There’s a sandwich chain near my office. There aren’t many lunch destinations around, so there really isn’t any danger of losing my business. They asked if I wanted to join their loyalty program, and the answer was easy. I was going there anyway. I’d regularly buy a sandwich, probably around two to three times a week. Fast forward three months in, and I’ve now consumed a ballpark of 36 sandwiches—a number no one wants quantified—and spent around $360. All the while, I used their loyalty program and waited passively for that moment of, “Here’s a free sandwich!” Truthfully, that sandwich was starting to feel like a $500 cash sink, but it didn’t matter, right? I was going there anyway, the staff were good people, and ordering through the app was easy and straightforward.
Question is: Why wasn’t I feeling loyal to the chain? Why was loyalty earned with points and free cookies? Where was the 360 dollars’ worth of love I gave and never got back?
It’s easy to start pointing fingers at COVID as the culprit behind the decline of major restaurant chains, but there’s evidence that the pandemic merely jumpstarted a culling: A request from the American customer for a multifaceted engagement model (like no contact-delivery, easy-ordering applications, and free food), and better working environments. A request that had gone unanswered for far too long. Those unwilling to adapt to the new normal found themselves scrambling with Band-Aid engagement strategies, while some took the leap and are hair-flipping their way towards higher engagement.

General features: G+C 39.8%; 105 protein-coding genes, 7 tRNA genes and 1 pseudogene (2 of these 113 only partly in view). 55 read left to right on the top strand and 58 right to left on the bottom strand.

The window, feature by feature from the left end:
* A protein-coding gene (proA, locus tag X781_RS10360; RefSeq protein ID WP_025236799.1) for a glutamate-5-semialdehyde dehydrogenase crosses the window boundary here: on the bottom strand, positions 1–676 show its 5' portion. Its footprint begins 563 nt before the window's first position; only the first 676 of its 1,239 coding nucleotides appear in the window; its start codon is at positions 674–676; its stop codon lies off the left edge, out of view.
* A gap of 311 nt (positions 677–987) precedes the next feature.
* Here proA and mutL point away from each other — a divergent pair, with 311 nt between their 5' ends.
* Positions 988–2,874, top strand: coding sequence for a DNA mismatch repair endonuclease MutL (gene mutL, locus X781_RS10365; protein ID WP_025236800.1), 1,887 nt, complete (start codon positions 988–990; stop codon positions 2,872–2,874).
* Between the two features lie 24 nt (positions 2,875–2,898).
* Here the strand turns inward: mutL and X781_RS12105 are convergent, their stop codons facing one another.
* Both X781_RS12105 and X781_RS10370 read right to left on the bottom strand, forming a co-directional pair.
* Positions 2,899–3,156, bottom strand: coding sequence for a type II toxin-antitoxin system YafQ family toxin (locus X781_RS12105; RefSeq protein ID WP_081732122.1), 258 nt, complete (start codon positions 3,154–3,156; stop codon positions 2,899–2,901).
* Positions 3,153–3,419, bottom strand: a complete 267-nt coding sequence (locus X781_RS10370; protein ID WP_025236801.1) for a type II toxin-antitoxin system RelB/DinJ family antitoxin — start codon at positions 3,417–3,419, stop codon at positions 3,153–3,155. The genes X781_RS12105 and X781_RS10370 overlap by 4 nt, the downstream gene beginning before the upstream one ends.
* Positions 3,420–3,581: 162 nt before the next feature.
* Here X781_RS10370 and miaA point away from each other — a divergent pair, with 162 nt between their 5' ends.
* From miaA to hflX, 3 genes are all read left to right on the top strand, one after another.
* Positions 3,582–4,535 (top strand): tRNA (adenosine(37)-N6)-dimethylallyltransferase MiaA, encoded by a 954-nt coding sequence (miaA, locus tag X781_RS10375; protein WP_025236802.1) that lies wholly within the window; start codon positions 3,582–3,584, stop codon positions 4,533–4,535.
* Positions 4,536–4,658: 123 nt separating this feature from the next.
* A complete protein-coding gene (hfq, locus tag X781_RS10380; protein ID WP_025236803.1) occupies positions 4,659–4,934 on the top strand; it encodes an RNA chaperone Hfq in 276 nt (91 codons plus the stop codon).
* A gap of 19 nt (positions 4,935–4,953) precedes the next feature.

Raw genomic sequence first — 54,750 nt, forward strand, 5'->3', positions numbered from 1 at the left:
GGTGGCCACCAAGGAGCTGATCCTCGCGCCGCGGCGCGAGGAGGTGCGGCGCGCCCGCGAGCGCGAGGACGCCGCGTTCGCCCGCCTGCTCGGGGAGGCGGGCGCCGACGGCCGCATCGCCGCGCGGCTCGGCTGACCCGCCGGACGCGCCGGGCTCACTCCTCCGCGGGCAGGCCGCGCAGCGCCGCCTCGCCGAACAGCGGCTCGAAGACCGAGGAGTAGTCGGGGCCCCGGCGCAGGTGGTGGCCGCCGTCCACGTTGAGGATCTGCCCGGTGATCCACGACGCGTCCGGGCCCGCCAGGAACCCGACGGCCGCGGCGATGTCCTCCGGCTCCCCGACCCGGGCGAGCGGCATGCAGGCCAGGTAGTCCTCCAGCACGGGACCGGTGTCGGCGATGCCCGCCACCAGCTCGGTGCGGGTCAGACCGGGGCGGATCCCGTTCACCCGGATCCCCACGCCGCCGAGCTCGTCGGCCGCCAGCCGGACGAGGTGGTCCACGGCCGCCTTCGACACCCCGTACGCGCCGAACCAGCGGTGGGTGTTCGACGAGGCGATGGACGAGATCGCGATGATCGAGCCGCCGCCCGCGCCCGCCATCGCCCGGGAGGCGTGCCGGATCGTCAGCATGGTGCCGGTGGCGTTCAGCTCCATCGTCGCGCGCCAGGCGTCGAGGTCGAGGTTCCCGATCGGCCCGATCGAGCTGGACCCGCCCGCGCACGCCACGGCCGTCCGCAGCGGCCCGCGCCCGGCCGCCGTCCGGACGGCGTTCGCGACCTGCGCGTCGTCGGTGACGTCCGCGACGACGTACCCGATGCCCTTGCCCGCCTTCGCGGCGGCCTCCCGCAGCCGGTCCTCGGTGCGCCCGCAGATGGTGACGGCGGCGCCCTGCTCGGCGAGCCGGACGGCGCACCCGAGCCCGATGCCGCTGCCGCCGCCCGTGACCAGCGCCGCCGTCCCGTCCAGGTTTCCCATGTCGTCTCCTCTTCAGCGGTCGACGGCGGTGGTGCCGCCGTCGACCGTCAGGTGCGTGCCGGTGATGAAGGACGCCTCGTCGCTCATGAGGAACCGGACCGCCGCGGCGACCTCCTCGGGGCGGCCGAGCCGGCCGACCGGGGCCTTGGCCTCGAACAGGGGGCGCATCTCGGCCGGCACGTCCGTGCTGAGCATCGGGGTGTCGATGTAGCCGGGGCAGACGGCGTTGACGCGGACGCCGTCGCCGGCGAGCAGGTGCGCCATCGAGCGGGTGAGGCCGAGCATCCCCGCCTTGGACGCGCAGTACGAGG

California Pizza Kitchen faced bankruptcy in mid-2020 but, after a debt-for-equity transaction paired with some healthy updates to their menu, they’re currently wading their way back into the fast food promised land by asking themselves, “How’s the food?”
Ruby Tuesday’s steady decline came to a head during the pandemic, closing about 30% of their 470 locations permanently. An article in Eat This, Not That! credited the downfall to the “shift in consumer attention from casual dine-in restaurants to fast food and fast-casual options.” If you aren’t providing diners with the means to engage in ways that they want or need, there is no points program that is going to swoop in to save the day.
Service with Benefits
When it comes to running a restaurant, most customers have relatively standard needs: good food, great service, and a clean and pleasant experience. Delivering on those four are table stakes in the American universe of infinite choices. Loyalty programs are starting to feel like the fifth horsemen of the apocalypse, with the credo of “ongoing engagement.”
What to do about it.
When it comes to designing a good loyalty experience, there are a couple housekeeping rules that matter far more now than they did 10 years ago. Restaurants need to hire not just fast and friendly employees but employees that love the brand as much as any top-tier customer. Restaurant employees reflect the brand and keeping them loyal isn’t just a ping pong table in the break room or the promise of “being a family.” Consumers are looking for strong ethics and awareness from their brands, so it’s only natural that COVID acted as a magnifying glass on the service industry. It’s a pivotal moment where restaurant brands must consider loyalty from both sides of the house. How they instill that loyalty starts with providing substantial employee benefits.
Starbucks, the company that calls their employees “partners,” has had an extremely gracious benefits package for some time now and can boast some of the highest ratings in employee satisfaction. From full coverage health benefits to 6-12 weeks paid maternity leave for both full-time and part-time employees, Starbucks is putting their people first and people notice.